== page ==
AIM: Avandia leads to increased risk of MI, meta-analysis finds
Eleven years after the introduction of the diabetes drug rosiglitazone (Avandia), data from available clinical trials demonstrate an increased risk for MI associated with its use and suggest an unfavorable benefit-to-risk ratio, according to a meta-analysis in the June 28 issue of Archives of Internal Medicine, in advance of the July FDA meeting that will review the safety of rosiglitazone.

Rosiglitazone was approved in 1999 to treat hyperglycemia among patients with type 2 diabetes. Concerns about the cardiovascular safety of rosiglitazone first arose in 2007, when a meta-analysis demonstrated a significantly increased risk for MI and a borderline significant increase for cardiovascular death, wrote Steven E. Nissen MD, and Kathy Wolski, MPH, from the department of cardiovascular medicine at the Cleveland Clinic Foundation.

The debate over the drug's safety has continued during the past three years, and the U.S. Senate Committee on Finance recently released a report providing additional details about internal analyses conducted by the FDA and by the drug maker GlaxoSmithKline (GSK).

However, no large, definitive cardiovascular outcomes trials have been conducted with rosiglitazone. As a consequence of a 2004 court settlement in New York City, GSK was required to post clinical trial results on a public website. Nissen and  Wolski searched this GSK data and MEDLINE through February 2010 and identified 56 trials involving 35,531 patients, 19,509 of whom received rosiglitazone and 16,022 who received control medications.

Based on the meta-analysis, rosiglitazone therapy was associated with a significantly increased risk of MI by an estimated 28 percent to 39 percent, although the risk of cardiovascular death was not increased.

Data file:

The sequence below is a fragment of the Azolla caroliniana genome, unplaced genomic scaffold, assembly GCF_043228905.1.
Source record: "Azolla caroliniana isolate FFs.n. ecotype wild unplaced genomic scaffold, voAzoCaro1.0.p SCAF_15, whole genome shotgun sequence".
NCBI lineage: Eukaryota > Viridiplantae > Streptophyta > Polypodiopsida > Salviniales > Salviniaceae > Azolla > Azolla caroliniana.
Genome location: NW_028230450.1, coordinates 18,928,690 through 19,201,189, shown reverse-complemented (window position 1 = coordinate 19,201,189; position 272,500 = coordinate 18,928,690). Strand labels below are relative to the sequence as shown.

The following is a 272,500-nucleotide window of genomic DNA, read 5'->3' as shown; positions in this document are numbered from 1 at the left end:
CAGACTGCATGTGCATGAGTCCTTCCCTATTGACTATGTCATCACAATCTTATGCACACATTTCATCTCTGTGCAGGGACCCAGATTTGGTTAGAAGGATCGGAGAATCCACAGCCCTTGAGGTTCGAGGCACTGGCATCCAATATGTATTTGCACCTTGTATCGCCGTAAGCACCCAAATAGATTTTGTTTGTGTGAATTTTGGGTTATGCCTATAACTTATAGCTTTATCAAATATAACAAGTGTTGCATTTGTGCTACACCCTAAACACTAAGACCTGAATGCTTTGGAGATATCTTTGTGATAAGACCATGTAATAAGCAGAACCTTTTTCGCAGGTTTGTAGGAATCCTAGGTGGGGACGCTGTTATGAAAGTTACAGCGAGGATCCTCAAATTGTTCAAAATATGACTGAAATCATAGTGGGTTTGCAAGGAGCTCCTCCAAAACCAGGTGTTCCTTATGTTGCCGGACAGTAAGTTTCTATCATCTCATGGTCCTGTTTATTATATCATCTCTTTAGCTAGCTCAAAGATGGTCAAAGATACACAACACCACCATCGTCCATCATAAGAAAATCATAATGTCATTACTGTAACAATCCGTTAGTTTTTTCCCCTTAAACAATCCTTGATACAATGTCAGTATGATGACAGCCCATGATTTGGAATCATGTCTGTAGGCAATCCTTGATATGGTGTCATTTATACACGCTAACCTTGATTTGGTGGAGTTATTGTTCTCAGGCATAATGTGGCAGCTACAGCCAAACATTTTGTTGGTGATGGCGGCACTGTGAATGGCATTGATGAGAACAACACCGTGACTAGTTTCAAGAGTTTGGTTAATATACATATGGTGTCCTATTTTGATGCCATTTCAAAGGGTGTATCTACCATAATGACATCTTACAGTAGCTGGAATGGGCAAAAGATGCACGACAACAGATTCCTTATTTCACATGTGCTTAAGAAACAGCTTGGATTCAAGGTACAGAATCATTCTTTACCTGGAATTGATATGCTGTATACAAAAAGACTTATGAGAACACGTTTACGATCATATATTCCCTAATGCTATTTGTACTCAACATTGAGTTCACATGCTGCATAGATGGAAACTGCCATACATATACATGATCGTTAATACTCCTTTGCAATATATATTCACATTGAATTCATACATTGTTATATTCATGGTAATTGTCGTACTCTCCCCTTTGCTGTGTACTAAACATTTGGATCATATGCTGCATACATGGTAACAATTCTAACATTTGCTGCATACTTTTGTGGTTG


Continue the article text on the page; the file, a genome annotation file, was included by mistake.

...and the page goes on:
"An alternative analysis that included trials with no cardiovascular events found a similar hazard," the authors wrote. "Subgroups classified by study duration and comparator drug also showed elevated odds ratio estimates.

"These findings are consistent with prior meta-analyses conducted by GSK, the FDA and most independent investigators demonstrating an increased risk of MI in patients treated with rosiglitazone," they continued.

The mechanisms by which rosiglitazone may cause cardiovascular harm are not clear, the authors wrote, but could involve increases in LDL levels or genetic effects associated with the production of an enzyme linked to plaque rupture.

"The public health implications of these results are considerable. There are more than 23 million persons with diabetes in the U.S. alone and nearly 300 million worldwide. Cardiovascular disease is the leading cause of death in patients with type 2 diabetes, representing approximately 68 percent of all causes of mortality," the authors concluded.

"Although hyperglycemia has been associated with an increased risk of microvascular adverse events, there are now 12 classes of drugs that are approved to lower blood glucose levels, including insulin,” Nissen and Wolski wrote. “Because no unique benefits of rosiglitazone use have been identified, administration of this agent solely to lower blood glucose levels is difficult to justify."